Paprika is known to help promote deeper sleep due to vitamin B6. Vitamin B6 is known to have a powerful psychological and neurological effect on the body.

This vitamin contributes to melatonin production, the “sleep hormone,” helping with the normal sleep cycle. Adding paprika to your diet will also help boost the body’s levels of serotonin and norepinephrine, which are stress-reducing hormones.

Strong Antibacterial Properties

A protein found in paprika is known to slow the growth of certain bacteria, including E. coli and Salmonella. Researchers have found that adding paprika to your diet can slow their growth if you ingest the bacteria. Plus, paprika has been found to help with bacterial acne when consumed.

Frequently Asked Questions

How long does paprika last?

If properly stored in containers with tight-fitting lids, paprika can keep for roughly 3 to 4 years.

What is the difference between sweet, hot, and smoked paprika?

The sweeter or more delicately flavored paprikas are usually mainly for coloring, with a hint of flavor, while the heat of the spicy paprika is for the cook who likes a more dominant taste. The same is true with smoked paprika.

Promotes Healthy Vision

Paprika contains several antioxidants and other compounds that may benefit eye health, including vitamin E, beta carotene, lutein, and zeaxanthin. In fact, some of these nutrients have been linked to a decreased risk of age-related macular degeneration (AMD) and cataracts in studies.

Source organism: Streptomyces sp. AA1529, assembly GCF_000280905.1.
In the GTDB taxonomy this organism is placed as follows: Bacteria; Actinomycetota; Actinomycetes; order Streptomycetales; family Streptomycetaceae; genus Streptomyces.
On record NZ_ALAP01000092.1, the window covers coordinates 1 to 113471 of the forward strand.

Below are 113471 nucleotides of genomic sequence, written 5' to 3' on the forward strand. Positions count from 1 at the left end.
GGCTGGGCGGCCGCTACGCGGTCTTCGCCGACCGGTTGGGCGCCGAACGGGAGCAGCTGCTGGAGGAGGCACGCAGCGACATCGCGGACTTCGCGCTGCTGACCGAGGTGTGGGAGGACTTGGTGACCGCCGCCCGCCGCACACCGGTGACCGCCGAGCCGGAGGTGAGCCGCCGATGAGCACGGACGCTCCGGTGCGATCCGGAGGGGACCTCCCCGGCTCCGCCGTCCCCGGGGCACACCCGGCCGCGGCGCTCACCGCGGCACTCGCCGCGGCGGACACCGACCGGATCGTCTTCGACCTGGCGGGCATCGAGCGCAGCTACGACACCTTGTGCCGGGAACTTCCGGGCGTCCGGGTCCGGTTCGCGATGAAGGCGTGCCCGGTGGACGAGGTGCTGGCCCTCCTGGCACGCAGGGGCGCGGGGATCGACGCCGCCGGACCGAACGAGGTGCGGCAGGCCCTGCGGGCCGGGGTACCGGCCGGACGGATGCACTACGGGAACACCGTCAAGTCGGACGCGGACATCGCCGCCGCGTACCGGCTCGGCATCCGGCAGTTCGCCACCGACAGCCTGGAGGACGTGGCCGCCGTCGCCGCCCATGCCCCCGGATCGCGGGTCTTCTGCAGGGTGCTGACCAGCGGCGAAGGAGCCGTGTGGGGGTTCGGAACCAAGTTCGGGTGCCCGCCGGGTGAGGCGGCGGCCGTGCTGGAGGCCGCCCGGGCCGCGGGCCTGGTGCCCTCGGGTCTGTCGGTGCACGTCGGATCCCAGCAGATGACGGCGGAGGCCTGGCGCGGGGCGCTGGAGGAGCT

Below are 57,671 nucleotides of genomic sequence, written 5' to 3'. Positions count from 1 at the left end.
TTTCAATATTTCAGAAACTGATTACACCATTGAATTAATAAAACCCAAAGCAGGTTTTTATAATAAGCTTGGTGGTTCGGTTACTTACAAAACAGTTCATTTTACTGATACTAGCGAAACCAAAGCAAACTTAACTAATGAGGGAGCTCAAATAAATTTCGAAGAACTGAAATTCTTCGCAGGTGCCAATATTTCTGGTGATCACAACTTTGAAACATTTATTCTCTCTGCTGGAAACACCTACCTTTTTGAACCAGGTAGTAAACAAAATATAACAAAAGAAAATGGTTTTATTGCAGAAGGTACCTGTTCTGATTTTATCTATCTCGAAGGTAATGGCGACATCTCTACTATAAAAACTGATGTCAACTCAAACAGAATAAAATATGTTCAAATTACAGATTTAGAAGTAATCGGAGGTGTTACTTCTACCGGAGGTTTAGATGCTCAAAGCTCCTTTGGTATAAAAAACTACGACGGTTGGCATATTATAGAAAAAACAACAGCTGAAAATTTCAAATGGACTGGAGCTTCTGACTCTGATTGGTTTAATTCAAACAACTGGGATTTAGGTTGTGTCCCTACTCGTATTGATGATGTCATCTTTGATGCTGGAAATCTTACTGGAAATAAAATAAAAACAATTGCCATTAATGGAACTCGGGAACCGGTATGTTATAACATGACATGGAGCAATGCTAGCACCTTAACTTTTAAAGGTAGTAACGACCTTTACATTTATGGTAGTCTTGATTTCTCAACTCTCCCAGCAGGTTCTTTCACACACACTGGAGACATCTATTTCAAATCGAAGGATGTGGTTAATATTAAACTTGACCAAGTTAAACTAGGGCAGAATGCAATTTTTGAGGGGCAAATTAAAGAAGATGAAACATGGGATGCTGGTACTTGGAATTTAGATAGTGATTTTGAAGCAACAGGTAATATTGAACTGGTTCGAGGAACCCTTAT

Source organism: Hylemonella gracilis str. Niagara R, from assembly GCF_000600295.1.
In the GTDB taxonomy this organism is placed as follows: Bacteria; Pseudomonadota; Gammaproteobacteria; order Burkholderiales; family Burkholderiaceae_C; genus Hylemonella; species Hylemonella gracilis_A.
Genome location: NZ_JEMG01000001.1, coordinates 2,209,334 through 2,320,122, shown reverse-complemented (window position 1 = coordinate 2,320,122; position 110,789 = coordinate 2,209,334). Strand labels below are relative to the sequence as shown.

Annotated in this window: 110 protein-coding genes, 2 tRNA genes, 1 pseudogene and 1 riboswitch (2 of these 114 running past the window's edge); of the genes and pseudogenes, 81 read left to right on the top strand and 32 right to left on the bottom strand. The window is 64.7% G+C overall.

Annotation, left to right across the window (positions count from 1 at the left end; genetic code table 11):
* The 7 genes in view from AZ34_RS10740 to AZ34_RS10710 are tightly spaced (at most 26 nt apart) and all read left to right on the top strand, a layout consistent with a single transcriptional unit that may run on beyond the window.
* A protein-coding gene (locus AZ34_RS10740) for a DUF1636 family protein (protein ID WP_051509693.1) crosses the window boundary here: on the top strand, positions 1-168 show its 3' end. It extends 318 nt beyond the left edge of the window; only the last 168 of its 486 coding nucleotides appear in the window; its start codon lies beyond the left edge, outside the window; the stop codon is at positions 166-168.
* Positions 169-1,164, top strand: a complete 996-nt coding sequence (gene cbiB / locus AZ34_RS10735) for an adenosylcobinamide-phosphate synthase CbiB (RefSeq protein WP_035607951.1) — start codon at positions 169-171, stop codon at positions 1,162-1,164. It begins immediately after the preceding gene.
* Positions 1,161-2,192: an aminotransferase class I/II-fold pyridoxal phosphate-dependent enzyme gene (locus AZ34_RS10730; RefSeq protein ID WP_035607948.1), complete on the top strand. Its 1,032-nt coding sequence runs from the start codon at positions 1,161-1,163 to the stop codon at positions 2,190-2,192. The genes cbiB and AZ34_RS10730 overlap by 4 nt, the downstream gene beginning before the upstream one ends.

Lutein and zeaxanthin, which function as antioxidants, may help to prevent eye damage. Women in the study with the greatest consumption of lutein and zeaxanthin had a 32% decreased risk of developing cataracts than those with the lowest intakes.

In a separate 4,519-person study, higher lutein and zeaxanthin intakes were linked to a decreased risk of AMD.

May Reduce Inflammation

The chemical capsaicin is found in varying amounts in different types of paprika, particularly hot ones. It’s been suggested that capsaicin binds to pain receptors on nerve cells, decreasing inflammation and pain.

Because of this, it has been shown to protect against a wide range of inflammatory and autoimmune diseases, including arthritis, nerve damage, and digestive disorders. Topical capsaicin treatments have been shown in several studies to help relieve discomfort caused by arthritis and nerve damage. However, there isn’t much research on capsaicin tablets.

Nonetheless, more study on paprika is needed.

May Improve Your Cholesterol Levels

Paprika, in particular capsanthin, a carotenoid found in this spice, may help to improve your cholesterol levels. HDL (good) cholesterol, which is linked with a decreased risk of heart disease, might be increased by capsanthin, a carotenoid present in this popular flavoring.